Dunbar selected as jail site
Published 3:00 am Tuesday, July 23, 2019
After months of discussion and evaluation, the decision has been made to locate a new Pike County Jail at the Dunbar Drive property.
The Pike County Commission voted 4-2 in favor of selecting the site and making an offer of $1.6 million to the Troy Housing Authority to purchase the property once all tenants have been relocated.
The vote came after some debate amongst commissioners about whether there still needed to be another public hearing before moving forward with a vote.
Commissioner Charlie Harris, District 5, and Homer Wright, District 1, said the commission had discussed holding another public hearing before taking a vote on the jail site, while other commissioners said they believed the agreement was to only have consultant Ken Upchurch publicly present the evaluation of both the Dunbar and Road Department sites.
“I know for a fact we said public hearing in executive session,” Harris said. “We were supposed to have another hearing before we voted and we need to stick to our word.”
Commissioner Chad Copeland, District 4, said there had been talk about having another hearing in earlier discussions, when the county was still considering up to six sites.
“These two sites have been out in the public eye for months,” Copeland said. “If we were still considering another site outside of these two, I think we would have no choice but to wait and hear the public feedback on it. But we’ve already had two public hearings with feedback about these sites.”
Wright argued that the public needed to be clear on when the commission was making a decision and what opportunity for interaction there would be.
“This is not good for our constituents,” Wright said. “They need to know what the heck is going on. They have as much right to input as we do. They put us up here, so we have to make sure we’re making the right decision.”
Chairman Robin Sullivan said, at this point, there is no more information to collect and that the county needed to move forward with site selection so the engineering and design phase can begin.
Wright and Harris ultimately voted against selecting Dunbar, while Jimmy Barron, Sullivan and Russell Johnson voted in favor of selecting Dunbar. Wright and Harris had previously voiced support for the county’s road department site.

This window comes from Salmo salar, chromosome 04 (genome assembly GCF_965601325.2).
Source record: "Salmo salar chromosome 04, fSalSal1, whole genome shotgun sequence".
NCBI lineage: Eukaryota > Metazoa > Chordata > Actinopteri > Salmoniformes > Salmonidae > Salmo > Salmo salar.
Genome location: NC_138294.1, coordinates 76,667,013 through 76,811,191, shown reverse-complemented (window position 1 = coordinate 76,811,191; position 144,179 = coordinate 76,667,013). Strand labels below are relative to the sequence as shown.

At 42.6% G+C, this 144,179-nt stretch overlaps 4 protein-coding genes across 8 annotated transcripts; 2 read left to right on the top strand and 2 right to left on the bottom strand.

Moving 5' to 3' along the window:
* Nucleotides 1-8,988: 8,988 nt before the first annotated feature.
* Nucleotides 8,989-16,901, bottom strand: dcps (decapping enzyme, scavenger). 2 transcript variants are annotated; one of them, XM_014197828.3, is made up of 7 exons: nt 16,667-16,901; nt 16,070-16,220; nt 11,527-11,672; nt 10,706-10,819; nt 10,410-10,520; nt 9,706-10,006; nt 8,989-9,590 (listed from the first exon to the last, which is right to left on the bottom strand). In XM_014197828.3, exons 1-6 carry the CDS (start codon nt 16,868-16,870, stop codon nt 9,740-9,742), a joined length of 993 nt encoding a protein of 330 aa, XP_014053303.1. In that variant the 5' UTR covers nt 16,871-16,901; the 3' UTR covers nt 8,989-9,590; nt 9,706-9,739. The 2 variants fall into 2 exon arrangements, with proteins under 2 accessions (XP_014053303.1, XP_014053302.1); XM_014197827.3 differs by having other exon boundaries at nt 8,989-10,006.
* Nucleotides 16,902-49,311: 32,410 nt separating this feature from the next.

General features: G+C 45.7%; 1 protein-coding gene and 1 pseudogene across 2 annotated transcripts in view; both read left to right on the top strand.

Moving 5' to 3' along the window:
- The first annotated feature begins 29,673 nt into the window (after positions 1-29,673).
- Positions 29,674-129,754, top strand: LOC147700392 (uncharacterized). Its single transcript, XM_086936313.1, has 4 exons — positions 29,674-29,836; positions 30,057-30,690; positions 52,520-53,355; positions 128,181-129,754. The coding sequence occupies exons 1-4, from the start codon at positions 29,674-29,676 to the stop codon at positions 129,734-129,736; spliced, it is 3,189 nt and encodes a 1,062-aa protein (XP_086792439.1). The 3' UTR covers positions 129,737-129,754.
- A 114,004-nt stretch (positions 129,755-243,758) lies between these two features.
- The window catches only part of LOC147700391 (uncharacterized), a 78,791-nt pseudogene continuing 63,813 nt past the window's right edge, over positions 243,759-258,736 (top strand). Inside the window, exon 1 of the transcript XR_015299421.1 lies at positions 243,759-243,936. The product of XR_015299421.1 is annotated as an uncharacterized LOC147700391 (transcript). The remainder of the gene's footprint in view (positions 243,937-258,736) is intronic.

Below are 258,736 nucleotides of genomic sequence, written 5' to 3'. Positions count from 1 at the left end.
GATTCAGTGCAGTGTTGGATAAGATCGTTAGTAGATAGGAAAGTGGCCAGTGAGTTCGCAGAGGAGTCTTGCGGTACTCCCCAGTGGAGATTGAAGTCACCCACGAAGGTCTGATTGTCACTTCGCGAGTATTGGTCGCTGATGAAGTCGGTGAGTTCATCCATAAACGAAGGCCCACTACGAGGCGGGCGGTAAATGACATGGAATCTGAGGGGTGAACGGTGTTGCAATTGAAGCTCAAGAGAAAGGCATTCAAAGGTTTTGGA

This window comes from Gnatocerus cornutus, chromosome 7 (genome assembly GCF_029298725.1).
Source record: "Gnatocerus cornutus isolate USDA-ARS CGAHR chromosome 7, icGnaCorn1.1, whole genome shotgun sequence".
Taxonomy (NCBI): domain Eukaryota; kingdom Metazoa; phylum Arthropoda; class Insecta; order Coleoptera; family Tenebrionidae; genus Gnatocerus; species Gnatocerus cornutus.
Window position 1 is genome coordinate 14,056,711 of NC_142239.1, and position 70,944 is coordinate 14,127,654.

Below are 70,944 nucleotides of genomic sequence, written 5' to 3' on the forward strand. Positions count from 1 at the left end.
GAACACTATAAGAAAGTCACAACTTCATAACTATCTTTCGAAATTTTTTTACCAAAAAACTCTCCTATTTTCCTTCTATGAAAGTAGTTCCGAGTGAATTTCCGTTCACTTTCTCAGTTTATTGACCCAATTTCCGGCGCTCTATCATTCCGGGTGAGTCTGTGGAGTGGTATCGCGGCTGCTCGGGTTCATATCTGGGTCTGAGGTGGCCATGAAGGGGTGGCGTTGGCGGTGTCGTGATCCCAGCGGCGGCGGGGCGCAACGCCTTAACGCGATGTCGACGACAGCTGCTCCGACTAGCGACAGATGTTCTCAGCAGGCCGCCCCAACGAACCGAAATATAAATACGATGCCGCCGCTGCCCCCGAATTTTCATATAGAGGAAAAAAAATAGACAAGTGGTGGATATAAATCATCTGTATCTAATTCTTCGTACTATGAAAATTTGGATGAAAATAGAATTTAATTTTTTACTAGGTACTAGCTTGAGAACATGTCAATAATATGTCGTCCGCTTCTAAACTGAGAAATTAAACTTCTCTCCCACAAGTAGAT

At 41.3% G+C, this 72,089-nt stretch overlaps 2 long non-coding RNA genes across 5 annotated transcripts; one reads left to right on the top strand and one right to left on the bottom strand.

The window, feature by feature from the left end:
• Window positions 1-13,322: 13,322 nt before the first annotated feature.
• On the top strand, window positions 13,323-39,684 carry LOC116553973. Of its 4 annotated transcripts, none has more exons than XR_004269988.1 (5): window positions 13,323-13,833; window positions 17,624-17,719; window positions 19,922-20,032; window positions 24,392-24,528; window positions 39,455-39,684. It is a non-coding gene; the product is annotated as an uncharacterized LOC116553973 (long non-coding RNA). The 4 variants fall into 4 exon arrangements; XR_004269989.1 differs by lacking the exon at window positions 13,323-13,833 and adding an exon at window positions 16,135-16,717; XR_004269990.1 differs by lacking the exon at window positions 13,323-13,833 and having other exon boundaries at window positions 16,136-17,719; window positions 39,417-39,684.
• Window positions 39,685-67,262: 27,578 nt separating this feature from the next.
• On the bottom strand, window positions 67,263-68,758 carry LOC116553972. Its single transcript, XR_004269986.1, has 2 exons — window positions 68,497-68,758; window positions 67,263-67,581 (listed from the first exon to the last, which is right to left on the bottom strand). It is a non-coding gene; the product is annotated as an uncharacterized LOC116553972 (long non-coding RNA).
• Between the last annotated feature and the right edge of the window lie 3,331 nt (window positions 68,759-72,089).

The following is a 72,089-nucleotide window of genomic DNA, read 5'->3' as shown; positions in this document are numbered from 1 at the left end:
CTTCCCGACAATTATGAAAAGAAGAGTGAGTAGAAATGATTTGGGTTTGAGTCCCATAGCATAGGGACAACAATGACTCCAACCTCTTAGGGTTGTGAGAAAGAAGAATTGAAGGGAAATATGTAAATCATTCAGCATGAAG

Prior to the business meeting vote, Upchurch shared the details of TCU Consulting Services’ evaluation of the two sites, including costs.
Upchurch said a total of 10 sites were submitted for consideration, some solicited and others unsolicited. Four were quickly eliminated due to size or infrastructure qualifications. After more research into the remaining six sites, the commission narrowed the field to four for an analysis of costs as well as pros and cons. The commission ultimately decided in executive session previously to limit the decision to the two sites that had been public since early on in the process.
Upchurch did reveal one of the other two sites heavily considered by the commission – the Henderson, Black and Green property in Downtown Troy. He only referred to the other property as being on South U.S. Highway 231.
Despite the $1.6 million purchase price on the Dunbar site, Upchurch said it would be cheaper overall to develop due to the presence of sufficient utilities and infrastructure in the area. The total development cost estimate at Dunbar was $1.92 million.
The road department site, despite already being county property, would actually cost about $2.06 million.
“Free is not always free,” Upchurch said. “There are no land costs at the road department site, but development costs a little over $2 million. Our position is that of all the sites you’ve looked at, comparing development costs, the most economical site financially is the Dunbar site. It is also the closest to the majority population center.”
The estimates included installing traffic lights at both sites, which Upchurch said is much more expensive on U.S. Highway 231 than it is on U.S. Highway 29.
The county would also be paying to demolish the homes at Dunbar, which factors in at about $200,000, but the total development cost still came in lower at the Dunbar site.
Now that the commission has decided on where to build the new jail facility, it will be moving forward with the selection of an architect.